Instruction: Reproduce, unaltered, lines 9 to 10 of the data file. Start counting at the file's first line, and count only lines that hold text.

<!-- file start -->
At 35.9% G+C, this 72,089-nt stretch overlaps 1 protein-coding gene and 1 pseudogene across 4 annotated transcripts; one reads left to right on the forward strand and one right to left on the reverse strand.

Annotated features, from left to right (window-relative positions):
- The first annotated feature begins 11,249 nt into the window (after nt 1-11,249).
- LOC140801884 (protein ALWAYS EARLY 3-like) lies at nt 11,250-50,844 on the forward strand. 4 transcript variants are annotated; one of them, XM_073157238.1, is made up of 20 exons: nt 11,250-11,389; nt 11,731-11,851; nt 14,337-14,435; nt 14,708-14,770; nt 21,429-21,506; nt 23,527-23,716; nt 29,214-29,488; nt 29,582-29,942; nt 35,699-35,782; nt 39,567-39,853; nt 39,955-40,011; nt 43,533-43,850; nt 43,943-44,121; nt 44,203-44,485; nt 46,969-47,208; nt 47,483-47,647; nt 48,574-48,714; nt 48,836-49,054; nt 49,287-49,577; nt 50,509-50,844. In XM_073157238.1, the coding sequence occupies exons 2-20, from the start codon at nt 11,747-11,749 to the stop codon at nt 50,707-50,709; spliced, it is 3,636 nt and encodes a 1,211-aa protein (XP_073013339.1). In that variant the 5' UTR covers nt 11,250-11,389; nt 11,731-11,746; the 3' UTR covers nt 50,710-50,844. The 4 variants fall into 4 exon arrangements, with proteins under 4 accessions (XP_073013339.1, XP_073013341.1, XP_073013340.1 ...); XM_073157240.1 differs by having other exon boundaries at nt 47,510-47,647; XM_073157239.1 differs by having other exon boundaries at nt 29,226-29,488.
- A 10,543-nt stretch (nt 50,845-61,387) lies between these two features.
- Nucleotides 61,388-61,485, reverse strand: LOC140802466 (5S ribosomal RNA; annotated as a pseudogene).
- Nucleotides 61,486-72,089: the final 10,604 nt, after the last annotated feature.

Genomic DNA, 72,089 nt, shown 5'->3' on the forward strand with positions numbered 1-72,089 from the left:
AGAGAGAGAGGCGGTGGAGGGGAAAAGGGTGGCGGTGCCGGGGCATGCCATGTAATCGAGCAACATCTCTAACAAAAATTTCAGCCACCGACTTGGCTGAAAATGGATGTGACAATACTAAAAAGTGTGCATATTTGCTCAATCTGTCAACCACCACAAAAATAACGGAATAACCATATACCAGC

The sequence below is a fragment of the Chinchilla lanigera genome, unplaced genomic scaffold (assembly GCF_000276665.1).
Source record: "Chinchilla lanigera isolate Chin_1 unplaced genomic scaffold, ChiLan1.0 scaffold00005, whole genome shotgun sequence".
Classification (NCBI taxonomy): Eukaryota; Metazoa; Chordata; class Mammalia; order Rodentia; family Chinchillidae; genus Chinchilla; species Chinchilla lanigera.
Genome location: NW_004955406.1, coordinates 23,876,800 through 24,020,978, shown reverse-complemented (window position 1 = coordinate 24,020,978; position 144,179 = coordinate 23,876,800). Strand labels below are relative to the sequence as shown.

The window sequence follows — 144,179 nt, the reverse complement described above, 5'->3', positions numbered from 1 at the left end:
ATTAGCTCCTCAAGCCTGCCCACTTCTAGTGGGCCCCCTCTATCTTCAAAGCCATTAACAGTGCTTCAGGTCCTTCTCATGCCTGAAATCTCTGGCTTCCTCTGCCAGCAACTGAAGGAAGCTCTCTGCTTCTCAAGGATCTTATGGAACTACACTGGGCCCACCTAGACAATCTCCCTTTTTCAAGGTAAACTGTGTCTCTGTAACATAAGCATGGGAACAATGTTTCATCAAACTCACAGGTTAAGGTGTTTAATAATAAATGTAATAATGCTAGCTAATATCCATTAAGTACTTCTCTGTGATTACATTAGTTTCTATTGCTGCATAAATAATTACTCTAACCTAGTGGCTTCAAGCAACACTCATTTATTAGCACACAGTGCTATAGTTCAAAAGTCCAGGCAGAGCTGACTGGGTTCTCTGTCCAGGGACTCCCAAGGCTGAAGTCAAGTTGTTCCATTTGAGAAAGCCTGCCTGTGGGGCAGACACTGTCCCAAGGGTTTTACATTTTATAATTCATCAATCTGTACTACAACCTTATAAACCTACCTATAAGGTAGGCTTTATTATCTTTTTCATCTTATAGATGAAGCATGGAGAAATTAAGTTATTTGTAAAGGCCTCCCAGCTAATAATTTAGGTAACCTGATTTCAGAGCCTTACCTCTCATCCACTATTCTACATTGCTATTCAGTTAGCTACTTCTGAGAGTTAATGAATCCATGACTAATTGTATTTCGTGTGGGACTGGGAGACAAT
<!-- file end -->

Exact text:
AGAGAGAGAGGCGGTGGAGGGGAAAAGGGTGGCGGTGCCGGGGCATGCCATGTAATCGAGCAACATCTCTAACAAAAATTTCAGCCACCGACTTGGCTGAAAATGGATGTGACAATACTAAAAAGTGTGCATATTTGCTCAATCTGTCAACCACCACAAAAATAACGGAATAACCATATACCAGC

The sequence below is a fragment of the Chinchilla lanigera genome, unplaced genomic scaffold (assembly GCF_000276665.1).